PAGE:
The Talbot County Charter states, “No business may be transacted … except in public session.” The 1977 Maryland Open Meetings Act (“OMA” or Act) similarly requires that “public bodies meet in open session” unless the Act expressly provides otherwise. The goal of the Act is to require “that public business be conducted openly…to ensure the accountability of government to the citizens.”
In February, the Talbot County Council, led by President Corey Pack, refused to respond at all to inquiries about actions taken behind closed doors, insisting that information would be released only via a formal Public Information Act (“PIA”) request. When that request was filed, the council then refused to release any of the key documents that would reveal what transpired — the ten emails and eight texts that are still being withheld — claiming executive privilege (which is discretionary) and refusing to explain (as required by law) why releasing those texts and emails would harm the public interest.
The handful of documents that were released, together with a cryptic list of materials being withheld, were nevertheless enough to reveal that the county council had identified a specific policy question to resolve, had collectively deliberated on that topic via numerous text and email exchanges over 36 hours, and had voted on a policy decision — all without the public even knowing about it. (The decision was not unanimous, but we still do not know who voted which way.)
On that basis, I filed a complaint with the Maryland Open Meetings Compliance Board (“OMCB”). In response, the county argued that, on the grounds of a number of technical issues, it had not “held a meeting,” and so, in effect, the public had no right to know how it had come to its decisions or who had voted in what manner.
On July 1, the OMCB found that the Talbot County Council “violated the Act when it did not provide the public with an opportunity to observe its deliberations on its position…” (The Board did not address the charter violation, as it is not in their purview, but as the issues are the same, I believe that violation is confirmed as well.)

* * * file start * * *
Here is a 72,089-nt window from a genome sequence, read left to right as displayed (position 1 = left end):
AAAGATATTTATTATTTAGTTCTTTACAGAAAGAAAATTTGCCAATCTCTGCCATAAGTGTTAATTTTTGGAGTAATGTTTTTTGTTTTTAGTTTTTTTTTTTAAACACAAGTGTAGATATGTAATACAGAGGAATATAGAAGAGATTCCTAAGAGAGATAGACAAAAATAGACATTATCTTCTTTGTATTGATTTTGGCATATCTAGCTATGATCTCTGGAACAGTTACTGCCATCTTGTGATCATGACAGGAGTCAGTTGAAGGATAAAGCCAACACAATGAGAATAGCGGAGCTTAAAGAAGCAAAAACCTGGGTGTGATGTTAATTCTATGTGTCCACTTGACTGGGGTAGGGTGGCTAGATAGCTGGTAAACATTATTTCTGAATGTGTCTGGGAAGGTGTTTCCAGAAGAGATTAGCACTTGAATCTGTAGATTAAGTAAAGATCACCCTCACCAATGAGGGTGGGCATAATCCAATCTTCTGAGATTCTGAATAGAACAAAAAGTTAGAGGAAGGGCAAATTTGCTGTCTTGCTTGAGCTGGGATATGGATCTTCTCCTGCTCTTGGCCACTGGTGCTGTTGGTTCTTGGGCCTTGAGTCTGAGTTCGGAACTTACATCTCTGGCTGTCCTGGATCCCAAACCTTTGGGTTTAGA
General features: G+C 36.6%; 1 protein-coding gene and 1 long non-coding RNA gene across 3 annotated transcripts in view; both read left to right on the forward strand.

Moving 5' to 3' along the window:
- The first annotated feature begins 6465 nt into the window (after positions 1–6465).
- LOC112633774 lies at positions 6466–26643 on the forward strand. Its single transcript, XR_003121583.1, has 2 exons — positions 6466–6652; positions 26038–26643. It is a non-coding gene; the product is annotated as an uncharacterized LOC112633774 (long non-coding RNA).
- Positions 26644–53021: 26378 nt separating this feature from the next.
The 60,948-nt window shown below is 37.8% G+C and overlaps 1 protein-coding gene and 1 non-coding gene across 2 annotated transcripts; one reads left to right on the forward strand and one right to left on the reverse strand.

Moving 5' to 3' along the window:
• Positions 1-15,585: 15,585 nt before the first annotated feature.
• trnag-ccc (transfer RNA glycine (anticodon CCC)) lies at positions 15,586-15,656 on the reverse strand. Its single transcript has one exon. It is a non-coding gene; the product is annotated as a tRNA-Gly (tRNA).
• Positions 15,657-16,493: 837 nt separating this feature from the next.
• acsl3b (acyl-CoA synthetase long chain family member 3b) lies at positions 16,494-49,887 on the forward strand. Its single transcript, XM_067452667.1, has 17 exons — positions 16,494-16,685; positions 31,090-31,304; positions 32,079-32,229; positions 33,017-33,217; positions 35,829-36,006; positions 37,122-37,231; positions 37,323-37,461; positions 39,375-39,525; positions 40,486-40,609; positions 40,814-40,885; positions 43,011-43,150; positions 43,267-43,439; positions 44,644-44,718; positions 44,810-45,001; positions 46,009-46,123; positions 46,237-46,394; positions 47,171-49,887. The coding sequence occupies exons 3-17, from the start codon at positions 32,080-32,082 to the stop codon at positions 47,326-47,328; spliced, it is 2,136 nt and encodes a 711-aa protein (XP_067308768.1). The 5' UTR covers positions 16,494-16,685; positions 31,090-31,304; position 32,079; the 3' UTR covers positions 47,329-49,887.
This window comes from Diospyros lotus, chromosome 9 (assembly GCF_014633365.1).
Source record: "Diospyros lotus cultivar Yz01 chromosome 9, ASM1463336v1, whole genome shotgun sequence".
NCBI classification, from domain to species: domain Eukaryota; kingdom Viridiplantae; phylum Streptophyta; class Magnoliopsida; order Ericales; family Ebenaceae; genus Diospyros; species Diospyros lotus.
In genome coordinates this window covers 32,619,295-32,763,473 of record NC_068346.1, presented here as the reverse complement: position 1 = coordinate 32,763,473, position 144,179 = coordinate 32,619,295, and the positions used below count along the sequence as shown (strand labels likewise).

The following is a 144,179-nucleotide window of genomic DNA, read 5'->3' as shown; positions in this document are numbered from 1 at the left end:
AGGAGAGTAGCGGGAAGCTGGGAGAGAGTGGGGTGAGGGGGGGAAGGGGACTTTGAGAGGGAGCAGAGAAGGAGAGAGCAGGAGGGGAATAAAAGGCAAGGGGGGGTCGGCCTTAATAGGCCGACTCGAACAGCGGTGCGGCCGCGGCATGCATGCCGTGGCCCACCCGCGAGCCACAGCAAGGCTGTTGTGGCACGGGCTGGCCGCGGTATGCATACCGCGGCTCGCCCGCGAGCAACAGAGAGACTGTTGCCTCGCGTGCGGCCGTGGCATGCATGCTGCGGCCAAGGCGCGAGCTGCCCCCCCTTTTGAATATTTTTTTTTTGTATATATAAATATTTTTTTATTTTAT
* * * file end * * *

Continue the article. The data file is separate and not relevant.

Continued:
On Sunday, July 7, Mr. Pack replied with quite an extraordinary commentary published in this paper. It seems he’s doubling down on a bet that people won’t try to follow what really happened, or don’t care. Mr. Pack’s missive actually has some superficial appeal, if one were to accept his inaccurate representation of the issues and is unfamiliar with the back story and the OMCB’s opinion. But let’s review some of his charges one-by-one.
First, Mr. Pack goes on the offensive, claiming that the county council is the victim here. He said ““I believe the OMCB is using Talbot County in an attempt to further its own agenda. For the OMCB to use a made up violation of the Act to further its own political agenda is shameful.” (He did not use the word “witch hunt.”) In fact, the OMCB has no political agenda. It is composed of three independent attorneys experienced in governmental law and all appointed at different times by Governor Larry Hogan. One signer was formerly the city attorney of Annapolis and later the Anne Arundel County attorney. Another is the current Anne Arundel County attorney who has practiced in that office for fifteen years. The chairman of the OMCB is the city attorney for the City of Havre de Grace. If anyone knows the practicalities and mores of local government as they relate to the need for transparency while getting business done efficiently, these three attorneys do. They analyzed the Talbot matter in a detailed 7-page opinion.